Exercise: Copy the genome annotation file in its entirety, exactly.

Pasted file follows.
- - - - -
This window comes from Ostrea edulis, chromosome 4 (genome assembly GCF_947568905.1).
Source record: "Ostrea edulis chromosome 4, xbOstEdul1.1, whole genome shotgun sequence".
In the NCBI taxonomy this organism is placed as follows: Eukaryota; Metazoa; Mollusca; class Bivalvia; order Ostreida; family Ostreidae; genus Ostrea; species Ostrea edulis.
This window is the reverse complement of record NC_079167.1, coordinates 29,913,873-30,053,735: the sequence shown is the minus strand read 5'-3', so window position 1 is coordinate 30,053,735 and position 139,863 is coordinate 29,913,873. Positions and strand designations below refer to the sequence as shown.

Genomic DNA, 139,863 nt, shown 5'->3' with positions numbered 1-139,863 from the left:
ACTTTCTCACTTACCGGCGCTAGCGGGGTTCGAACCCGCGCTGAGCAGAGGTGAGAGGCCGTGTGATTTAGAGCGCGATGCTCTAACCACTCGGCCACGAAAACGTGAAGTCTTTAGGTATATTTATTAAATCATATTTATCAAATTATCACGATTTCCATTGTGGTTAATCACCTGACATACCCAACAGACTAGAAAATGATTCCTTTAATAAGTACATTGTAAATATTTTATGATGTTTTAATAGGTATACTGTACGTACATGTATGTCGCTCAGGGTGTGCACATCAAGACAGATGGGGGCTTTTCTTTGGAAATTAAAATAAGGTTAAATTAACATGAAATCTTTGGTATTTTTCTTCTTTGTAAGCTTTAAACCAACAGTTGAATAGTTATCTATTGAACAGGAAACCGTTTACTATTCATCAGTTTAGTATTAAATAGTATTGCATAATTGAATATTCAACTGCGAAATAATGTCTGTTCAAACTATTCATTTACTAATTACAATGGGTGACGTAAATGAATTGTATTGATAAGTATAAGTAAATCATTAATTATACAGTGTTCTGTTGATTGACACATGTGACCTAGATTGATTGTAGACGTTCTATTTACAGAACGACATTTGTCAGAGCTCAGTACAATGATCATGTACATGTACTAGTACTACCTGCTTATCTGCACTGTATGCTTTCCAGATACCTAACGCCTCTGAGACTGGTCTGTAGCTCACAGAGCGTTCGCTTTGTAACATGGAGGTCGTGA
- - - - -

This window comes from Ostrea edulis, chromosome 4 (genome assembly GCF_947568905.1).
Source record: "Ostrea edulis chromosome 4, xbOstEdul1.1, whole genome shotgun sequence".
In the NCBI taxonomy this organism is placed as follows: Eukaryota; Metazoa; Mollusca; class Bivalvia; order Ostreida; family Ostreidae; genus Ostrea; species Ostrea edulis.
This window is the reverse complement of record NC_079167.1, coordinates 29,913,873-30,053,735: the sequence shown is the minus strand read 5'-3', so window position 1 is coordinate 30,053,735 and position 139,863 is coordinate 29,913,873. Positions and strand designations below refer to the sequence as shown.

Genomic DNA, 139,863 nt, shown 5'->3' with positions numbered 1-139,863 from the left:
ACTTTCTCACTTACCGGCGCTAGCGGGGTTCGAACCCGCGCTGAGCAGAGGTGAGAGGCCGTGTGATTTAGAGCGCGATGCTCTAACCACTCGGCCACGAAAACGTGAAGTCTTTAGGTATATTTATTAAATCATATTTATCAAATTATCACGATTTCCATTGTGGTTAATCACCTGACATACCCAACAGACTAGAAAATGATTCCTTTAATAAGTACATTGTAAATATTTTATGATGTTTTAATAGGTATACTGTACGTACATGTATGTCGCTCAGGGTGTGCACATCAAGACAGATGGGGGCTTTTCTTTGGAAATTAAAATAAGGTTAAATTAACATGAAATCTTTGGTATTTTTCTTCTTTGTAAGCTTTAAACCAACAGTTGAATAGTTATCTATTGAACAGGAAACCGTTTACTATTCATCAGTTTAGTATTAAATAGTATTGCATAATTGAATATTCAACTGCGAAATAATGTCTGTTCAAACTATTCATTTACTAATTACAATGGGTGACGTAAATGAATTGTATTGATAAGTATAAGTAAATCATTAATTATACAGTGTTCTGTTGATTGACACATGTGACCTAGATTGATTGTAGACGTTCTATTTACAGAACGACATTTGTCAGAGCTCAGTACAATGATCATGTACATGTACTAGTACTACCTGCTTATCTGCACTGTATGCTTTCCAGATACCTAACGCCTCTGAGACTGGTCTGTAGCTCACAGAGCGTTCGCTTTGTAACATGGAGGTCGTGA